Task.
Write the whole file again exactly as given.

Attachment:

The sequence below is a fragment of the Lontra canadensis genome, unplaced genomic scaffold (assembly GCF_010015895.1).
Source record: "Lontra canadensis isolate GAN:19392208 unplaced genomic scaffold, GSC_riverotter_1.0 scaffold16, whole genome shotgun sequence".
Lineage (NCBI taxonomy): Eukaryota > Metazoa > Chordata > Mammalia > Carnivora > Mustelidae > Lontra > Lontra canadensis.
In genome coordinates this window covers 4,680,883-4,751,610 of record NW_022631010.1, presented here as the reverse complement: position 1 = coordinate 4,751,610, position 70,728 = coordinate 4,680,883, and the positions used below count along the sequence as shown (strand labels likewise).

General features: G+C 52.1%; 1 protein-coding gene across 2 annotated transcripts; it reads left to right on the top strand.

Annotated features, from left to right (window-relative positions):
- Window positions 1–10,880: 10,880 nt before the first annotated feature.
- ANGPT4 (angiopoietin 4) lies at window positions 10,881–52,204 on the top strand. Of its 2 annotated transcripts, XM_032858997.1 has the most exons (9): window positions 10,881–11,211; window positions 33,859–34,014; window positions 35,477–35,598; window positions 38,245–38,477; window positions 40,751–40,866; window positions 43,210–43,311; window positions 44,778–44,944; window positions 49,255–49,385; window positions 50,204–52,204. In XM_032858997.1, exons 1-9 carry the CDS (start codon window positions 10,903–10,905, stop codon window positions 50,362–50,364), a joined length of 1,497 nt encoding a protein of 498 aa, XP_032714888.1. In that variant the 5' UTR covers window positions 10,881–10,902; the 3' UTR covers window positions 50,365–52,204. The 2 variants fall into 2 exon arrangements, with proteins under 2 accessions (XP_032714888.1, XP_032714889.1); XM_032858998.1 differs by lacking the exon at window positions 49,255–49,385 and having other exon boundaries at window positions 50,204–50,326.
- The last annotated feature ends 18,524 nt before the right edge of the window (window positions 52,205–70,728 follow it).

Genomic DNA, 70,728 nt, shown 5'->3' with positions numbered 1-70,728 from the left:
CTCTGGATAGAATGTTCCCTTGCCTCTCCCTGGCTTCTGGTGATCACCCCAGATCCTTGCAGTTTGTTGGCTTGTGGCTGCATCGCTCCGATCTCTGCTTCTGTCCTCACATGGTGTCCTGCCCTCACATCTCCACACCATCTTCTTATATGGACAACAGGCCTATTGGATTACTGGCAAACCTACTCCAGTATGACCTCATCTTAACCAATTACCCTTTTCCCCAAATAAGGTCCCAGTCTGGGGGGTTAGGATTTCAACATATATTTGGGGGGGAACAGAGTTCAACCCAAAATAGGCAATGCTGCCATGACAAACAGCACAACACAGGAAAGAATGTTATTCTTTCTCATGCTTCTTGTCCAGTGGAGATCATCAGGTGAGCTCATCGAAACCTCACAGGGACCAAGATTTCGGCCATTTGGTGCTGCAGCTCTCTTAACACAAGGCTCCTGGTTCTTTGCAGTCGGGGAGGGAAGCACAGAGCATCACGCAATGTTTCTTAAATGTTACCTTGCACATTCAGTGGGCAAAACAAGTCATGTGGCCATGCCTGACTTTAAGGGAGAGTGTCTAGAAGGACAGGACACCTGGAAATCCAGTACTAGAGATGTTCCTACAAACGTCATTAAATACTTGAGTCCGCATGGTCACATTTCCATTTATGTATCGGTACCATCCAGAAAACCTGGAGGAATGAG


The sequence below is a fragment of the Lontra canadensis genome, unplaced genomic scaffold (assembly GCF_010015895.1).
Source record: "Lontra canadensis isolate GAN:19392208 unplaced genomic scaffold, GSC_riverotter_1.0 scaffold16, whole genome shotgun sequence".
Lineage (NCBI taxonomy): Eukaryota > Metazoa > Chordata > Mammalia > Carnivora > Mustelidae > Lontra > Lontra canadensis.
In genome coordinates this window covers 4,680,883-4,751,610 of record NW_022631010.1, presented here as the reverse complement: position 1 = coordinate 4,751,610, position 70,728 = coordinate 4,680,883, and the positions used below count along the sequence as shown (strand labels likewise).

General features: G+C 52.1%; 1 protein-coding gene across 2 annotated transcripts; it reads left to right on the top strand.

Annotated features, from left to right (window-relative positions):
- Window positions 1–10,880: 10,880 nt before the first annotated feature.
- ANGPT4 (angiopoietin 4) lies at window positions 10,881–52,204 on the top strand. Of its 2 annotated transcripts, XM_032858997.1 has the most exons (9): window positions 10,881–11,211; window positions 33,859–34,014; window positions 35,477–35,598; window positions 38,245–38,477; window positions 40,751–40,866; window positions 43,210–43,311; window positions 44,778–44,944; window positions 49,255–49,385; window positions 50,204–52,204. In XM_032858997.1, exons 1-9 carry the CDS (start codon window positions 10,903–10,905, stop codon window positions 50,362–50,364), a joined length of 1,497 nt encoding a protein of 498 aa, XP_032714888.1. In that variant the 5' UTR covers window positions 10,881–10,902; the 3' UTR covers window positions 50,365–52,204. The 2 variants fall into 2 exon arrangements, with proteins under 2 accessions (XP_032714888.1, XP_032714889.1); XM_032858998.1 differs by lacking the exon at window positions 49,255–49,385 and having other exon boundaries at window positions 50,204–50,326.
- The last annotated feature ends 18,524 nt before the right edge of the window (window positions 52,205–70,728 follow it).

Genomic DNA, 70,728 nt, shown 5'->3' with positions numbered 1-70,728 from the left:
CTCTGGATAGAATGTTCCCTTGCCTCTCCCTGGCTTCTGGTGATCACCCCAGATCCTTGCAGTTTGTTGGCTTGTGGCTGCATCGCTCCGATCTCTGCTTCTGTCCTCACATGGTGTCCTGCCCTCACATCTCCACACCATCTTCTTATATGGACAACAGGCCTATTGGATTACTGGCAAACCTACTCCAGTATGACCTCATCTTAACCAATTACCCTTTTCCCCAAATAAGGTCCCAGTCTGGGGGGTTAGGATTTCAACATATATTTGGGGGGGAACAGAGTTCAACCCAAAATAGGCAATGCTGCCATGACAAACAGCACAACACAGGAAAGAATGTTATTCTTTCTCATGCTTCTTGTCCAGTGGAGATCATCAGGTGAGCTCATCGAAACCTCACAGGGACCAAGATTTCGGCCATTTGGTGCTGCAGCTCTCTTAACACAAGGCTCCTGGTTCTTTGCAGTCGGGGAGGGAAGCACAGAGCATCACGCAATGTTTCTTAAATGTTACCTTGCACATTCAGTGGGCAAAACAAGTCATGTGGCCATGCCTGACTTTAAGGGAGAGTGTCTAGAAGGACAGGACACCTGGAAATCCAGTACTAGAGATGTTCCTACAAACGTCATTAAATACTTGAGTCCGCATGGTCACATTTCCATTTATGTATCGGTACCATCCAGAAAACCTGGAGGAATGAG